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Seven student crew members just completed a 101-day simulated trip to Mars, designed to help prepare for future space exploration.
The Mars Society's Flashline Mars Arctic Research Station crew left Devon Island in the high Canadian Arctic this week and announced that they had successfully completed all of their missions. Seven science and engineering students -- four Canadians and three Americans, -- completed what is being described as the longest simulated Mars mission.
The expedition, supported in part by NASA's Spaceward Bound program and the Canadian Space Agency, studied how people would react to difficult living conditions and what happens when permafrost warms. The students are still analyzing their data, but initial results indicate that the most difficult thing for the seven crew members living together was adjusting to Mars time.
Days on Mars are about 40 minutes longer than Earth days. The Arctic summer's 24-hours of daylight allowed the crew to operate on Mars time.
"You can define day and night any way you want," said Chris McKay, principal investigator of NASA's Spaceward Bound program at the Ames Research Center in California, in an interview. "This was a high-fidelity operation on a Mars day cycle and it was the first time it was ever done. You could do it in a lab using artificial light, but in a lab you're not doing anything real. You're just being guinea pigs. It's only possible to do it with field work in a polar region in the summer."
Crew members simply covered the windows of their hub from 8 p.m. until 8 a.m. each day. Though some crew members had difficulty adjusting their sleep schedules, other said they never slept more soundly. Many, however, reported increased hunger that came from adding 40 minutes of productivity to their days. Due to the time difference, their 101 Earth days added up to 100 Mars days.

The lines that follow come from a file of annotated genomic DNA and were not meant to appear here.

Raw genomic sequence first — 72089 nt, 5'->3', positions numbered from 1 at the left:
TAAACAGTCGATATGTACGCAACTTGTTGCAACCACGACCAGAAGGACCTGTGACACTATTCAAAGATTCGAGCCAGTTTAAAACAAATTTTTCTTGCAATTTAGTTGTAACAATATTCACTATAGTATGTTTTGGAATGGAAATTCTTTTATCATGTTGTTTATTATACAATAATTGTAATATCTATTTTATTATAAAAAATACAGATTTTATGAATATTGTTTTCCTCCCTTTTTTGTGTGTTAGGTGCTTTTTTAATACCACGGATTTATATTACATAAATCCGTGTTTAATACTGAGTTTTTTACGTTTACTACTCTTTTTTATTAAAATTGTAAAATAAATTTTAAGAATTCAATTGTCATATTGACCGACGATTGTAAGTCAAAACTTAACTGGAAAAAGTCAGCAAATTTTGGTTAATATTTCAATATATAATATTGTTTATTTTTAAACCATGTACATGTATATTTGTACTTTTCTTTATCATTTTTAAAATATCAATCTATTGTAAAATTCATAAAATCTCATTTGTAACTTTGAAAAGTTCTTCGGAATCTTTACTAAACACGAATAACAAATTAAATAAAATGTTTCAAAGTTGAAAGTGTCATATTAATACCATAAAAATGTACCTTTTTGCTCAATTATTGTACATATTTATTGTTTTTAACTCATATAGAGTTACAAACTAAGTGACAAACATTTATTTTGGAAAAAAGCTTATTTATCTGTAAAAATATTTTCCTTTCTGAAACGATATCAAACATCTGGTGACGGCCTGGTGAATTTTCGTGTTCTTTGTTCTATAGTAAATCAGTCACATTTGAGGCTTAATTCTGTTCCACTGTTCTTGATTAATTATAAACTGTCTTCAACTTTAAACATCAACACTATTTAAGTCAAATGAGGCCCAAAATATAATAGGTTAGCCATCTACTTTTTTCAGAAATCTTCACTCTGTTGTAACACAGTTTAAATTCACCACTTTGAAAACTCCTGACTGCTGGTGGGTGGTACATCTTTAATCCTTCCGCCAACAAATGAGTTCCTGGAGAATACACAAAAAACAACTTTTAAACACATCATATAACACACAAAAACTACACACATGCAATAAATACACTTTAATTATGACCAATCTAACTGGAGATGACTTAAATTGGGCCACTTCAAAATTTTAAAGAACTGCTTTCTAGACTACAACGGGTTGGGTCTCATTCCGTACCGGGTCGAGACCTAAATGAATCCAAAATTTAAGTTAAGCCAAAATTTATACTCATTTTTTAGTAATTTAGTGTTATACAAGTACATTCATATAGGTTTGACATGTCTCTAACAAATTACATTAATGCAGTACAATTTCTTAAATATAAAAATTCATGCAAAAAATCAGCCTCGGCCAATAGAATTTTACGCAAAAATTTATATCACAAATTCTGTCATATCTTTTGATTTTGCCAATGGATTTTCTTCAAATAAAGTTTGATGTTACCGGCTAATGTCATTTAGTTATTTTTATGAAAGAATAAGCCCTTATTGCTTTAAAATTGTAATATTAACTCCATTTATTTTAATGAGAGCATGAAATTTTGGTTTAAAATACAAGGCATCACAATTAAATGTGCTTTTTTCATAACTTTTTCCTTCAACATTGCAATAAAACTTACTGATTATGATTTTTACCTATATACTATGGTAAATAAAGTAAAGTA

"Some took to it naturally," McKay said. "Some took a long time to adjust to it. What struck me was that there are differences in people's ability to respond naturally to different cycles. The most common statement I heard was that they got hungry. They were up an extra 40 minutes a day and their bodies are metabolizing, doing extra work but not getting extra food. So, there was a mismatch between nutrition and effort. It took a while to figure out and adjust to it."
As the science leader, McKay spent a couple of weeks in the vicinity, staying at a nearby camp and visiting with the crew members, who performed field work to study the warming of permafrost. Not surprisingly, they found that life is dormant until thawing occurs. Once their laptops crunch all the data, it will be used to study global warming and its impacts. They will also be used to study past life on Mars, which is covered by permafrost and experiences warming cycles.
"The best place to search is frozen in permafrost on Mars," McKay said, adding that the Arctic fieldwork and samples are likely to provide insight into how long life is preserved, as well as preferred methods for extracting samples and preserving evidence.
Crew members reported that they managed to get along well with each other and remain friends by taking breaks, retreating to private areas, designating quiet times, and airing differences right away. Their experience is likely to help the students participate in future space exploration programs, McKay said.
"Who knows if they'll go on to become astronauts?" McKay asked. "They are all committed to going on to space exploration on some level. This will give them valuable experience."
McKay compared the experience to managing race cars and their drivers.
"If you're a race car manager, you'd like to have had some experience driving the cars," he explained. "If they become managers of future space program, and not astronauts, it's good for them to know what it's like."
Crew members included: Commander Melissa Battler, Executive Officer Matt Bamsey, Chief Engineer James Harris, Chief Scientist Kim Binsted, Human Factors Researcher Ryan Kobrick, Crew Biologist Kathryn Bywaters and Crew Geologist Simon Auclair.
The crew members experienced gravity, since there is gravity on Mars. They communicated through e-mail and Web site postings because instant messaging and VoIP are not yet possible on Mars.
"On Mars it takes two to 20 minutes to get a signal from one planet to another," he said. "So, they would typically send me and a-mail and I wouldn't get a chance to look at it for a few hours anyway."
More trips are planed for next year. This November, student crews will go to the desert in Utah for training that is more focused on living in a space environment. Participants will include navigation and other skills that are expected to help explorers find their way around a foreign planet.
"It's like Space Cadet School, but for real," McKay said.